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Top 7 Ways to Discover The Work You Were Born To Do

By Nick Williams

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It seems ingrained in us to either sacrifice our dreams and our deeper self in return for a regular salary, or follow our heart and do something that inspires us and is meaningful, but holds no hope of financial success or security. The dilemma? Do you go for the money or the love and meaning? You can have both, but you need to move beyond the idea that work is something negative, and must involve sacrifice, pain, or boredom. Too few of us truly understand the vocational dimension of work – that it can be a blessing that we love, and which allows our unique gifts and talents to flow out and serve others. This is the work ethic of joy, and the highest view of work is wonderfully expressed by Kahlil Gibran in The Prophet, “Your work is your love made visible.” When your work is the canvas onto which you express your soul it is the job you were born to do, and is moving beyond sacrifice to inspiration, beyond dilemma to authenticity and leading to a life of meaning and success.

  1. Through your inspiration, joy and a sense of calling

    It is the work that would inspire you, you feel called to and your heart calls you to. It is what you are naturally drawn to and curious about. It is what you would most love to do.

  2. Behind your greatest resistance

    The twin soul of inspiration is resistance, and often the work you’d most love to do is what you spend most time and energy procrastinating about, avoiding, making excuses why you haven’t done it and talking yourself out of. Most people are beaten by their resistance and never reach their full potential.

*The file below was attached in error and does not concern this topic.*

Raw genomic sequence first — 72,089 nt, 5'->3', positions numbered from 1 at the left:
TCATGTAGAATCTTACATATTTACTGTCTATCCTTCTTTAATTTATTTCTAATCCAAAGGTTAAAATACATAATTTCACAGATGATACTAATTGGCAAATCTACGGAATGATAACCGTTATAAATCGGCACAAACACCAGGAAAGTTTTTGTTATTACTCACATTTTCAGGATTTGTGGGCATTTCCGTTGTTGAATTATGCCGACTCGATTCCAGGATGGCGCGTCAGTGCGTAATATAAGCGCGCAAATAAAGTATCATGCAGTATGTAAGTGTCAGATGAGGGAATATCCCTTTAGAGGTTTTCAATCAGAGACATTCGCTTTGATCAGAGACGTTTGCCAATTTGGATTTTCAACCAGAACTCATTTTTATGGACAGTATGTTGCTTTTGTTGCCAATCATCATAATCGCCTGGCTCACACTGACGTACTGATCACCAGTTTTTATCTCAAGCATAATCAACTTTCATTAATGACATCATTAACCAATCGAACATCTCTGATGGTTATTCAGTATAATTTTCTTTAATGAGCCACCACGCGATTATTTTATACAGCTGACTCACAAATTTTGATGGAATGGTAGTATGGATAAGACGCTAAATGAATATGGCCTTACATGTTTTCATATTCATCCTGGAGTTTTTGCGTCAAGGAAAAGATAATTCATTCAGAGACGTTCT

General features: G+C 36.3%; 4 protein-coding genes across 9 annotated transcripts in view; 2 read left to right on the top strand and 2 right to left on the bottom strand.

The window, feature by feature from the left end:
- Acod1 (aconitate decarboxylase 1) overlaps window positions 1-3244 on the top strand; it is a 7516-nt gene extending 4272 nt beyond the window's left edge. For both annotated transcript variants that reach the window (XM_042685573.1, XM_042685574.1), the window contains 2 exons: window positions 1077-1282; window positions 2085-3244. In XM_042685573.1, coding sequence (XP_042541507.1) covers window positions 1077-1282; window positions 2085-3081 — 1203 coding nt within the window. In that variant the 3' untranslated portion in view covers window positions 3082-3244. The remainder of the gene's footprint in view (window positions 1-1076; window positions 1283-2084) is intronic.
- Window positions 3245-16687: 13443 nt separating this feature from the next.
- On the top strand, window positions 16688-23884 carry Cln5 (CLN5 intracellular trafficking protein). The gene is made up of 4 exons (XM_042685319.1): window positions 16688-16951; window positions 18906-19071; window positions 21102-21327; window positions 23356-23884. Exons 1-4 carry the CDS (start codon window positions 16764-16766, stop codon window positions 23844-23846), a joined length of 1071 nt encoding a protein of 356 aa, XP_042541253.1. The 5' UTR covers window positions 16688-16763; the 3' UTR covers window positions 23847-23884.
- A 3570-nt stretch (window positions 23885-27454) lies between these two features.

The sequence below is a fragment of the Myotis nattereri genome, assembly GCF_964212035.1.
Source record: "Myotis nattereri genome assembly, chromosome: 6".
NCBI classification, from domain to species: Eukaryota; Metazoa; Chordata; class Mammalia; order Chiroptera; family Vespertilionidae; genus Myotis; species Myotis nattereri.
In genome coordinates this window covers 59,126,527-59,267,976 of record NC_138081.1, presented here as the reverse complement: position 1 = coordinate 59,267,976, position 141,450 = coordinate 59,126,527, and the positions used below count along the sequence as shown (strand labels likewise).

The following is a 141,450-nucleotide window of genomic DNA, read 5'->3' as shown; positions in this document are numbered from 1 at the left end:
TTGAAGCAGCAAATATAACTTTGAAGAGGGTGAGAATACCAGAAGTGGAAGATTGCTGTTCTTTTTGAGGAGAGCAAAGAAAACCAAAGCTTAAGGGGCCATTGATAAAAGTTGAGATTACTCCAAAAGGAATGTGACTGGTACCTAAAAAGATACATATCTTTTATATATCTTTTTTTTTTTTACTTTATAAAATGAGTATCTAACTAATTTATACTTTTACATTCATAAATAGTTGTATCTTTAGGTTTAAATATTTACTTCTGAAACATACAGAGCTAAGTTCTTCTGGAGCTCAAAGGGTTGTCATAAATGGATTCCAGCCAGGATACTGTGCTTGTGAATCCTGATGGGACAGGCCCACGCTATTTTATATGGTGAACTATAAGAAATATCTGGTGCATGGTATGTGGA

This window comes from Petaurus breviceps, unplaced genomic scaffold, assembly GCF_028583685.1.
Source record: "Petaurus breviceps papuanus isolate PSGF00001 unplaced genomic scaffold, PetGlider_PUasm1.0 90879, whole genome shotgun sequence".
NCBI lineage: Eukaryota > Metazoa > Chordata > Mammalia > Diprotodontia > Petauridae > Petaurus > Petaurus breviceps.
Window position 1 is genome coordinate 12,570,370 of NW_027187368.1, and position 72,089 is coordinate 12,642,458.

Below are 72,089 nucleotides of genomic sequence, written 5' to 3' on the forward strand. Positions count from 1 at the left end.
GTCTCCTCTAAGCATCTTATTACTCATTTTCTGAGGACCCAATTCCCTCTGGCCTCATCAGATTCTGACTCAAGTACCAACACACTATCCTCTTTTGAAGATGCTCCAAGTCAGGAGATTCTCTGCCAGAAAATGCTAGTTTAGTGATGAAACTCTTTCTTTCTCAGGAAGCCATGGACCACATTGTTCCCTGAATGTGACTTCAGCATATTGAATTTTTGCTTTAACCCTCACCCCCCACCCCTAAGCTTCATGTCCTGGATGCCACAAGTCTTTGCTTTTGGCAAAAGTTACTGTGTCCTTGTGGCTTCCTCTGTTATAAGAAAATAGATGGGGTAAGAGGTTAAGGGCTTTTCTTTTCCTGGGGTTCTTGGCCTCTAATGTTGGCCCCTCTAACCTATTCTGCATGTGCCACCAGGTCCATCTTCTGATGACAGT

3. In your shadow life

    The talents you have disowned become your unlived life, which you can only see in others. You can be close to the work you’d love, but you are more comfortable seeing other people’s creativity and talent – afraid to acknowledge your own. Begin to put own your talents out there and move them towards the centre of your life. Your playing small doesn’t serve the world.

  4. Under the statement “I don’t know”

    Often we genuinely don’t know, but with good questions and coaching, we can reach clarity. I don’t know also masks I am afraid to know because then I’d have to change, and that scares me even more. We can confuse I don’t know what with I don’t know how. Don’t deny what you know you’d love to do because you don’t know how you could do it and succeed with it. You can learn.

  5. Through your naturalness, seen in the eyes of others

    A great blind spot most of us have is to our natural abilities and talents. We value struggle, not ease, so don’t value or even see what comes easily to us, and can easily dismiss it, missing our own unique brilliance. Notice how others acknowledge and appreciate you.

  6. In your lost dreams and your underutilized talent

    Often, as children, we do know what we’d love to do, but we can be actively discouraged from it, criticized for it or somehow abandon our passions to join the grown up world of working for money. You can go back and reconnect with what you loved, and sometimes this can be painful but poignant.

  7. Behind a wake up call or even a crisis

    A refusal to listen to our intuition and deeper self could precipitate a full-blown crisis. Things fall apart and we can feel awful, but so many people speak in retrospect about their illness/redundancy/bankruptcy being the best thing that ever happened to them. It got them back on track to a greater and more authentic life, but they needed to be broken open, allowing the phoenix to rise from the ashes.

Nick Williams is an expert on work and author of five books including the best selling The Work We Were Born To Do. He works with individuals, entrepreneurs and corporations. His dream is to spread a work ethic of joy and wants to give away 1,000,000 million copies of his free programme Discover The Work We Were Born To Do by 2012 – you can get your copy now at: http://www.inspired-entrepreneur.com

Source: http://Top7Business.com/?expert=Nick_Williams_

Article Submitted On: May 09, 2008